LOS ANGELES (AdAge.com) -- ABC's "Lost" and CW's "Gossip Girl" aren't among the most-viewed programs, according to Nielsen. But when the dizzying number of new ways people watch content are taken into account, the programs move to the top of an annual ranking of "content power" as conducted by Publicis Groupe's Optimedia.
Optimedia's "Content Power Ratings " combine viewing data from TV, online and mobile devices to measure audience engagement with specific TV shows. While Optimedia has compiled its rankings for two years previous to this one, this year's compilation is the first to include social-media data from Nielsen BuzzMetrics and Facebook fan pages to better track a particular show's "engagement."
Under this methodology, a broadcast series like ABC's "Lost," the No. 35 show on TV, according to Nielsen, places second only to "American Idol" in terms of viewers, buzz and multiplatform streaming. Similarly, The CW's "Gossip Girl," ranked No. 125 in the Nielsen ratings this season, ranks No. 14 under the Content Power Ratings methodology because of its high volume of online streams as well as online chatter among its young fan base.
Even "The Jay Leno Show," which was canceled due to disappointing ratings and pushback from NBC affiliates, places No. 17 on the Content Power Ratings chart despite ranking at No. 55 on traditional TV.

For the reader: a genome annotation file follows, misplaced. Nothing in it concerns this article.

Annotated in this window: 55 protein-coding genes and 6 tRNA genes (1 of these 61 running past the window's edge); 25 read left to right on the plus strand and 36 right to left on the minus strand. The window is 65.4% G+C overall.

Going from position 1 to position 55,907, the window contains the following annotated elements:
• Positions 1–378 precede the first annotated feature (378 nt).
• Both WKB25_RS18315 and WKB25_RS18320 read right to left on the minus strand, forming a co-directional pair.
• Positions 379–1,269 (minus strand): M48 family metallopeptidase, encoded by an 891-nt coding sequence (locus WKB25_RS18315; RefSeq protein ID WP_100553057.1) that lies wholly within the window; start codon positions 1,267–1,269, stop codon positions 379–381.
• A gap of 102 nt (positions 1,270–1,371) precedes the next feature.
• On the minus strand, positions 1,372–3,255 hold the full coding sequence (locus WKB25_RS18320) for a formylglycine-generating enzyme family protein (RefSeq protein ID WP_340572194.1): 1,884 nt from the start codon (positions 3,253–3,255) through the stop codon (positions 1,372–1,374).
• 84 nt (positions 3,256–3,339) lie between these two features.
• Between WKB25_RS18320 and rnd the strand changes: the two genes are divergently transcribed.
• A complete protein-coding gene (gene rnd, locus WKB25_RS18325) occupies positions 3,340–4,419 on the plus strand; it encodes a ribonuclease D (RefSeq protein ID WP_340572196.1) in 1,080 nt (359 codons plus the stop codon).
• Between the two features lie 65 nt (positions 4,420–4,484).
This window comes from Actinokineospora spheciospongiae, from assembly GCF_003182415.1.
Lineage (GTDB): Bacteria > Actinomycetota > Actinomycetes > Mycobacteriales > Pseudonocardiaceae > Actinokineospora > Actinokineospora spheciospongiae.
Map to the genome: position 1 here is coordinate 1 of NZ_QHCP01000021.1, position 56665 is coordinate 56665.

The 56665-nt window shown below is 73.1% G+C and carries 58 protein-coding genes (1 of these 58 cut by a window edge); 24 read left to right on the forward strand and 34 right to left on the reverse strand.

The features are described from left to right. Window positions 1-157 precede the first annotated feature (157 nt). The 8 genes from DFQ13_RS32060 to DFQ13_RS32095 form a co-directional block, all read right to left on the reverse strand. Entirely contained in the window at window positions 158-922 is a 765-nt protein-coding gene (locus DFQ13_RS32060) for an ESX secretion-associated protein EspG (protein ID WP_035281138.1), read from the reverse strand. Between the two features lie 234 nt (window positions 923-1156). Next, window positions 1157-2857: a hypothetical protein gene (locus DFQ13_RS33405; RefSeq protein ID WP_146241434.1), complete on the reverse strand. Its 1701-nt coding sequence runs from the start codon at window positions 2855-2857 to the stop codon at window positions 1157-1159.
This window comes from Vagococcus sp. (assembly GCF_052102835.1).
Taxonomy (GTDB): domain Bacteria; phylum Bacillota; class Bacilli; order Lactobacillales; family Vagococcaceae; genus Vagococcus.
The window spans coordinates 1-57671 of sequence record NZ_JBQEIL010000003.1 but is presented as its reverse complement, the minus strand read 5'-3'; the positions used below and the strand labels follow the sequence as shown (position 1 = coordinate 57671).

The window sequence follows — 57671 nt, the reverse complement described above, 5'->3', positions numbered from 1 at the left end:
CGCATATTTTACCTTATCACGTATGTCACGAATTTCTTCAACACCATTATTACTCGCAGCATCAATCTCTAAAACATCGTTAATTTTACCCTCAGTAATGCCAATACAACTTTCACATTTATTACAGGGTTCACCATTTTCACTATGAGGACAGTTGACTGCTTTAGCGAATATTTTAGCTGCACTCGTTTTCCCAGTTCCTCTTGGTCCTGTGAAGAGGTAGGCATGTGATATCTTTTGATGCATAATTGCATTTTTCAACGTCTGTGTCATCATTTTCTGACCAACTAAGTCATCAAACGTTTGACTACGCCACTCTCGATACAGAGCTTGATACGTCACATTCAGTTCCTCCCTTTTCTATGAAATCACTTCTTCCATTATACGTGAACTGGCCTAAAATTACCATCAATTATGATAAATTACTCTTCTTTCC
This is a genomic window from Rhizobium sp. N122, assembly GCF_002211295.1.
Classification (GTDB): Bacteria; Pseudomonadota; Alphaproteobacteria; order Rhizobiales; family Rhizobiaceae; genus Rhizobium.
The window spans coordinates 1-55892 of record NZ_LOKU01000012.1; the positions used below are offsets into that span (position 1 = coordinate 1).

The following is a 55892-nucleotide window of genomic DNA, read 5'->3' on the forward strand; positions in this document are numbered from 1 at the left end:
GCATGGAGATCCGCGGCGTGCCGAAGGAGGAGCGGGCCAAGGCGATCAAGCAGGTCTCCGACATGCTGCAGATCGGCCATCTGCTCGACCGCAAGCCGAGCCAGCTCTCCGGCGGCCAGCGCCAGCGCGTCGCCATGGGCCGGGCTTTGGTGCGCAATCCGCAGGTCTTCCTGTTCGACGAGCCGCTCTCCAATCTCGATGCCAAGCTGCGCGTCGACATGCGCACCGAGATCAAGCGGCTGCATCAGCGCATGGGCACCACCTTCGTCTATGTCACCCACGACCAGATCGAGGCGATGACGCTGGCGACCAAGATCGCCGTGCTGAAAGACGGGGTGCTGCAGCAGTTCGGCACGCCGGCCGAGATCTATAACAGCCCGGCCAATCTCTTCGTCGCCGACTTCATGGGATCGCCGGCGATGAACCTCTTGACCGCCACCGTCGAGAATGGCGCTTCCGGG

Optimedia's ratings have nothing to do with how TV networks and advertisers conduct negotiations for ad time. But marketers are growing more interested in nontraditional measures of how consumers watch video programming. Nielsen's IAG service measures how viewers respond to and recall TV shows, ads and product placements and its data has been used to create deals such as one between NBC and Toyota.
Optimedia CEO Antony Young said his agency's findings serve as a helpful planning tool for clients when determining which TV shows to place integrations or multiplatform ad buys.
"We want to have more access to partnerships with shows and brands, and this allows us to use Content Power Ratings as a matchmaking business," Mr. Young said. "What we're doing now is saying, 'What's the value of these shows beyond the 30-second buy into these shows?' When you buy the right integrations around the right shows, those brands start rubbing off around our clients' brands."
Mr. Young pointed to Subway's resurrection of NBC's "Chuck" as the perfect example, a deal that helped the show rank No. 25 on the Optimedia chart despite finishing No. 57 in the Nielsen rankings.
And even though Nielsen will look to combine its TV and online-viewing data for the first time this fall, Greg Kahn, Optimedia's exec VP-director of business development, said he expects to continue to look at other data sources to determine a show's overall fan following.
"Nielsen is a partner of ours, but our school of thought is there's not one vendor that can necessarily tackle this topic, because there are many sources of data that need to be aggregated," he said. "The conversation is still just TV and online viewership. It doesn't go into the advocacy and involvement buckets we look at. The conversation is certainly happening around those topics, just not in as interesting of a way as we're talking."
Content Power Ratings